Longevity

Cryotherapy: What Is It, And Can We Use It To Improve Health And Longevity?

Posted on 2 September 2022

This article concerns cryotherapy or cold therapy, but there are quite a few scientific terms that begin with ‘cryo’, so it helps to define them first in order to avoid confusion:

  • Cryotherapy is the application of very low temperatures as a medical treatment.
  • Cryogenics is the study of very low temperatures and their effects on materials.
  • Cryopreservation is the preservation of cells, tissues and organs using very low temperatures.
  • Cryonics is the cryopreservation of the recently deceased, in the hope that future technology will allow them to be revived.

There is a growing scientific interest in the therapeutic effects of low temperatures, with some suggestion that cold exposure could even help you live longer. In both warm-blooded and cold-blooded animals, whether in the wild or in the lab, colder conditions appear to be associated with longer lifespans. Cryotherapy takes this to the extreme, exposing the body to below-freezing temperatures for a short period of time with the intent to activate various beneficial responses within the body. What’s going on here? What happens when the body is exposed to (relative) extremes of low temperature, and is there any evidence that this can improve health and lifespan?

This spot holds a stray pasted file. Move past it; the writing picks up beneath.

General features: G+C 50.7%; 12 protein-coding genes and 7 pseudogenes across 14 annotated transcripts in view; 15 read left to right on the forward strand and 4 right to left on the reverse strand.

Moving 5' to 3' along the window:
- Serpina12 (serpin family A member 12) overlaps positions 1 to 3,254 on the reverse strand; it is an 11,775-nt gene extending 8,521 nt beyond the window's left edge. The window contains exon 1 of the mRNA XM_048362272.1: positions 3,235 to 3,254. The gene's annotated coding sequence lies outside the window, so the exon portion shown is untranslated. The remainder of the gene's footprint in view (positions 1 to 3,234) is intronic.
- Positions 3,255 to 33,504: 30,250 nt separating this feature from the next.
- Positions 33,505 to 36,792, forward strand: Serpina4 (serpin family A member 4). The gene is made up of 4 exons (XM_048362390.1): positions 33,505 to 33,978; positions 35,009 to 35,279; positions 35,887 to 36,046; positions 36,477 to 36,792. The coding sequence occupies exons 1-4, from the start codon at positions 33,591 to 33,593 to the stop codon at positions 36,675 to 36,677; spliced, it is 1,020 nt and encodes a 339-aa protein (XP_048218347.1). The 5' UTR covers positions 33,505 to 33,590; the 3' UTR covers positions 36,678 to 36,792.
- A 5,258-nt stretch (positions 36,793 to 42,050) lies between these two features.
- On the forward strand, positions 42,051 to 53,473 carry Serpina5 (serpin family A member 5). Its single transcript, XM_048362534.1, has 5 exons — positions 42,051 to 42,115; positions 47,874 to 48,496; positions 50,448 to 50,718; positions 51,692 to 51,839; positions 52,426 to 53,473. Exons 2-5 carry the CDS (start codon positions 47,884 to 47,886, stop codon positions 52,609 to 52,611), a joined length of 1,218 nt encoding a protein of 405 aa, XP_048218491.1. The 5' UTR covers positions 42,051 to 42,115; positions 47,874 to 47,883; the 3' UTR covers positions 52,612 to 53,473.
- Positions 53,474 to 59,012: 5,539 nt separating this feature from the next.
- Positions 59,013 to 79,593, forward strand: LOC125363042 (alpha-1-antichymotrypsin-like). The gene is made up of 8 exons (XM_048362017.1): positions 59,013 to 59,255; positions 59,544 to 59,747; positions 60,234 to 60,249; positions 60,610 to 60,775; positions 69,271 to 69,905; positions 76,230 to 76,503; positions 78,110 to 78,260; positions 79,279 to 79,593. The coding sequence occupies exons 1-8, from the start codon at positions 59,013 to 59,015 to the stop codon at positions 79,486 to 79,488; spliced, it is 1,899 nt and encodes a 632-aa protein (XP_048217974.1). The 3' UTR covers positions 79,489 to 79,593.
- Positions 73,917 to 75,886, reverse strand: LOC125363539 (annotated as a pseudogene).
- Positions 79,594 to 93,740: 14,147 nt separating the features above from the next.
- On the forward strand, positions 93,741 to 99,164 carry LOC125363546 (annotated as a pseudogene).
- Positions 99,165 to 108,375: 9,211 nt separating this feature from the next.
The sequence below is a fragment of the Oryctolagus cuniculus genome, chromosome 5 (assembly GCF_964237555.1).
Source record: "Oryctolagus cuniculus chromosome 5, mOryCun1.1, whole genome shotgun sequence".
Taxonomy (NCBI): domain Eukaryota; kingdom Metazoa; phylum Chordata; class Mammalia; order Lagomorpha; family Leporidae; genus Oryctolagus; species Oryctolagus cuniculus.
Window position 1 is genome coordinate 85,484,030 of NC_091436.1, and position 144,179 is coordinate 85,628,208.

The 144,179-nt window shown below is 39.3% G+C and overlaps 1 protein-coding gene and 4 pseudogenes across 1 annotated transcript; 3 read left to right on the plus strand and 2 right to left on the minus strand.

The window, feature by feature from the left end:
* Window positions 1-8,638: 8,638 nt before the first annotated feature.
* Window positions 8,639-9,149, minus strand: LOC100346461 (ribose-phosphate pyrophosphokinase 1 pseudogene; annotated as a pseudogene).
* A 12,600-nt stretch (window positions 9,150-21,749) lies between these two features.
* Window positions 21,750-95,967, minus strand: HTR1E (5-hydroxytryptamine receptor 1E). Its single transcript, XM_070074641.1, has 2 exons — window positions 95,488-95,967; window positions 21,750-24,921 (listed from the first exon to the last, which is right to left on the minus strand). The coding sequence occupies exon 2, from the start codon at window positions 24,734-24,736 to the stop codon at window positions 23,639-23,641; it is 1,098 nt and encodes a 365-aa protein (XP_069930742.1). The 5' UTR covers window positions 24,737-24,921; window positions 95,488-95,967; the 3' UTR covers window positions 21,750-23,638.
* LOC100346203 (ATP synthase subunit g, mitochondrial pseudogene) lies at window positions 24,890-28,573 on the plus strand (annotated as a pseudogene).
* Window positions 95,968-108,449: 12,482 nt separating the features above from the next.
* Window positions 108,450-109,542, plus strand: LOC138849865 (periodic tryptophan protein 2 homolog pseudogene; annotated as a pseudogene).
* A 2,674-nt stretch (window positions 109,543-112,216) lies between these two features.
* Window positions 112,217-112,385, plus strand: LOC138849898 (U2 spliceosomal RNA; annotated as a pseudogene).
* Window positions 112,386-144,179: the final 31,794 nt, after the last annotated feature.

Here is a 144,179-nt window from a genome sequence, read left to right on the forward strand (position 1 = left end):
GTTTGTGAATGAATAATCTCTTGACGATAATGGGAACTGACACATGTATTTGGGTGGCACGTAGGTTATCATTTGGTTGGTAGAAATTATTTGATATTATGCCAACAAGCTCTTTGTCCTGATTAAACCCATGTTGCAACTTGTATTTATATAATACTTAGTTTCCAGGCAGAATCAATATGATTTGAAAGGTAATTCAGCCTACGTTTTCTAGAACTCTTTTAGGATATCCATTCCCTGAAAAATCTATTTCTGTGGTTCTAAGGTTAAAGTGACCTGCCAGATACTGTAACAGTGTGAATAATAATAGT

What Is Cryotherapy?

Cryotherapy can mean a few different things. The use of cold saunas, cryo-chambers or immersion in cold water to cool the whole body or a large part of it, cryosurgery (destroying diseased tissue using extreme cold) and even the simple application of an ice pack to a wound can all be considered to be forms of cryotherapy. In this article we’re mainly going to be focussing on partial and whole-body cryotherapy that expose the body to cold air.

When it comes to this type of cryotherapy, you will see references to cryo-chambers, cryo-saunas, and cold saunas – terms that aren’t always very well defined. What actually matters is how cold the chamber gets, how much of the body is exposed to the cold temperature, and how that temperature is achieved.

Cryochambers generally reach temperatures of -100°C or even lower. Some cryochambers are walk-in rooms in which dry air is cooled electrically, and may also be blown towards the user to accelerate cooling. Other cryochambers use nitrogen gas to cool the body. In these setups, the recipient’s head must remain outside of the chamber so that they don’t breathe too much of the nitrogen. While nitrogen is not toxic (about 80% of the air we breathe is nitrogen), it displaces the oxygen in the air, which could result in asphyxiation. Regardless of the method used, a standard cryochamber session doesn’t last very long – usually somewhere between 2 to 6 minutes.

What Happens When We Get Cold?

Photo by Farrel Nobel on Unsplash